A favorite question in every class we lead is this: What public speaking books do you suggest we read? Our shelves are loaded with choices. Every month we'll be featuring a pick from new books we've come across and old favorites we go back to again and again. Above, Jenny Maxwell's copy of "All the King's Men" from a college course, Survey of Southern Literature, she took at UNC-Greensboro.
"I'm not going to read you any speech. You know what you need better'n I could tell you."– Willie Stark giving a stump speech in "All the King's Men"
"When people ask me for my favorite books about public speaking, this is always one of the first to come to mind—even though it’s a novel," says Buckley co-director Jenny Maxwell.
It’s the scenes of Willie Stark making speeches, Jenny says, that make this a good read for public speakers.
Robert Penn Warren’s novel follows the rise and rule of Willie Stark, The Boss, who starts as a naïve, earnest, and idealistic candidate and becomes an opportunistic and corrupt master politician. His skills as an orator reflect his transformation as a character.
"The Boss is already governor when he makes a speech in the first chapter. The whole time, he's telling the crowd ‘I’m not making any speech.’ The description of his this-is-not-a-speech speech shows how to captivate a crowd using vocal variety, timing, eye contact, personal connections to the audience, and so much more. And that’s just the first example,” Jenny says.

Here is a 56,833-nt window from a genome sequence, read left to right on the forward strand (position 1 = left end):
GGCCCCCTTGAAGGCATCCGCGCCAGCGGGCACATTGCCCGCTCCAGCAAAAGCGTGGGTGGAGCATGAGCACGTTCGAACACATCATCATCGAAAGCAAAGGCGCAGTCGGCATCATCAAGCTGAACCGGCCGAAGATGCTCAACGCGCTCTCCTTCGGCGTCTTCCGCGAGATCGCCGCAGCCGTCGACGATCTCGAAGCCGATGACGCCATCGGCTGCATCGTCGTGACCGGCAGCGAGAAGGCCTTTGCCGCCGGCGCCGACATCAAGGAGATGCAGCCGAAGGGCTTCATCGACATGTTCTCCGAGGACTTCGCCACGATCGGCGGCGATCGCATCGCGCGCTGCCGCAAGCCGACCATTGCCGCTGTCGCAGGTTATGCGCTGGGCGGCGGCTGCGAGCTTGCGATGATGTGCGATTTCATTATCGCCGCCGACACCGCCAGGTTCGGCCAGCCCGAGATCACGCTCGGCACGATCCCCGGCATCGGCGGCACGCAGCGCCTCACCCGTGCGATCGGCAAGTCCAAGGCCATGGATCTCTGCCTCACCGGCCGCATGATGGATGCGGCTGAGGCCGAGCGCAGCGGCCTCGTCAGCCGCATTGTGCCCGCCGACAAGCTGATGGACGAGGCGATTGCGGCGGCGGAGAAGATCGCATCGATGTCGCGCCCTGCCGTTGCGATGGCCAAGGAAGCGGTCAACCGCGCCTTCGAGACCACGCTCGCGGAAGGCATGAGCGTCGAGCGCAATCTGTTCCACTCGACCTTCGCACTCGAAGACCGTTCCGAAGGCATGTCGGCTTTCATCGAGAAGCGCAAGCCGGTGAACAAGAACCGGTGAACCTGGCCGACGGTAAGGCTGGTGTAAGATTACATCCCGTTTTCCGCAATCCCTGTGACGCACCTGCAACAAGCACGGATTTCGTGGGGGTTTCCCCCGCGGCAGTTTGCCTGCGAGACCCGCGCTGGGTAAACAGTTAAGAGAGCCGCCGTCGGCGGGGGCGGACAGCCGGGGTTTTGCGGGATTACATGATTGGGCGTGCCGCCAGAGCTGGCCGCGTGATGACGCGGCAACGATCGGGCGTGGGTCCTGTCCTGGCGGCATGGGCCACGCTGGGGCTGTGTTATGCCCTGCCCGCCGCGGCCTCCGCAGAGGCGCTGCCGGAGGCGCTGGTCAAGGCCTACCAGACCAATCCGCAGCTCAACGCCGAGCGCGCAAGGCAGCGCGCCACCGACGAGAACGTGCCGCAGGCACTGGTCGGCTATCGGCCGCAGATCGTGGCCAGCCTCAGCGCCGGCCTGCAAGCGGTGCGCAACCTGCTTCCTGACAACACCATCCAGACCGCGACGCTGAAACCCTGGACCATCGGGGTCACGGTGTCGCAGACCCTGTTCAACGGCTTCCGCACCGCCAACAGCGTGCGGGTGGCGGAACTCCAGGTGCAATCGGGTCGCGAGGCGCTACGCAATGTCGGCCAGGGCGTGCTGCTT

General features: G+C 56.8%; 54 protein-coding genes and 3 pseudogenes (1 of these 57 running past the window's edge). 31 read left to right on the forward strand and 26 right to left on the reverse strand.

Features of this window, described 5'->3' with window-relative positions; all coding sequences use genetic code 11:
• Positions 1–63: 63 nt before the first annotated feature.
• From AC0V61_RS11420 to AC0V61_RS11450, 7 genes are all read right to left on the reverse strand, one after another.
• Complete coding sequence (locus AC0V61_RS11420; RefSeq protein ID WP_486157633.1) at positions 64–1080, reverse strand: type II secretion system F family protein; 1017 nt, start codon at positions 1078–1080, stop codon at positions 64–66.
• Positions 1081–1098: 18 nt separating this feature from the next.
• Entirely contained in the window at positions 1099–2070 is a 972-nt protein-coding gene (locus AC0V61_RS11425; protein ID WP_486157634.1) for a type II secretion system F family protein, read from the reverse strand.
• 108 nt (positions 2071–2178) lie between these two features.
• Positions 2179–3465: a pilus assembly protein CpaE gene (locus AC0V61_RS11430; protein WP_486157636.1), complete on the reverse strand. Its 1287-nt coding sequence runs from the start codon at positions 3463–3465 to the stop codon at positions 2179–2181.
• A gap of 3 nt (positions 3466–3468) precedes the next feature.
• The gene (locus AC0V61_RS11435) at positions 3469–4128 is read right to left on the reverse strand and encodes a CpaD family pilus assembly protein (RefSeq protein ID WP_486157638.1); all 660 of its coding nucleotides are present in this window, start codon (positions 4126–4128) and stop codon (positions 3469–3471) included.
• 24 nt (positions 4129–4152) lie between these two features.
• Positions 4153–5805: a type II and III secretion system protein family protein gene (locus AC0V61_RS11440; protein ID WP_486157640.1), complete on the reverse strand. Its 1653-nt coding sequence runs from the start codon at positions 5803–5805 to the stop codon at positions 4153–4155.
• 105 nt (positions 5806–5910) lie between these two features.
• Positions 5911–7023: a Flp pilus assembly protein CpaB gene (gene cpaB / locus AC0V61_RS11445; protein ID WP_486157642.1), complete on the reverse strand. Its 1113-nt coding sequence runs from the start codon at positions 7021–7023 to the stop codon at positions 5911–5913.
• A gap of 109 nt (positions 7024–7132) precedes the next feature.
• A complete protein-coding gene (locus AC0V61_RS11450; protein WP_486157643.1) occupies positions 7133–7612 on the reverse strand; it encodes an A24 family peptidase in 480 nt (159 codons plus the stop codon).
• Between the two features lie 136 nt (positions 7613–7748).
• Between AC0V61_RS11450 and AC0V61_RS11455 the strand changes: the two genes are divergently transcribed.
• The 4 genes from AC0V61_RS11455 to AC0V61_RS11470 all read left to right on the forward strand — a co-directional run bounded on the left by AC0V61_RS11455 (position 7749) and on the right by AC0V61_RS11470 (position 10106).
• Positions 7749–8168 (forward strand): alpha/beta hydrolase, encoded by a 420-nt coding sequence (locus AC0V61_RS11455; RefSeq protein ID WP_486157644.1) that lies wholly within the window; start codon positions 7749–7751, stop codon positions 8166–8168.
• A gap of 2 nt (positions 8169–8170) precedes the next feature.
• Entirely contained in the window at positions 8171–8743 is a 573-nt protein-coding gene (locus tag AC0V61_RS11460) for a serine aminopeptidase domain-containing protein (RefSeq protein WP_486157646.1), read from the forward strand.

Stark wasn’t always confident and able to delight an audience. In one of the book's early chapters, narrator Jack Burden takes you back to Stark's early campaigning days:
Nobody would listen to the speeches, including me. They were awful. They were full of facts and figures he had dug up about running the state. He would say, “Now friends, if you’ll bear patiently with me for a few minutes, I will give you the figures,” and he would clear his throat and fumble with a sheet of paper and backbones would sag lower in their seats and folks would start cleaning their fingernails with their knives.
But once he’s shaken from his innocent point of view about politics, Stark changes his speaking style. Instead of trying to impress the audience with data, he talks candidly about his lowly upbringing and identifies with them. He learns how to move a crowd on an emotional level.
"I first read this novel in college and loved it. But before I started working at The Buckley School, I didn’t give much thought to how public speaking has such a big role in the story. Now when I re-read it, that element stands out,” Jenny says. “And I have to add, our last presidential campaign and the speaking style of the current president sent me back to read this book again just recently, really paying attention to how Willie Stark uses speeches to stir up the crowd."
Here’s an article that gives some insight into the speaking styles of both Willie Stark and Huey Long, the real-life governor who inspired the character.
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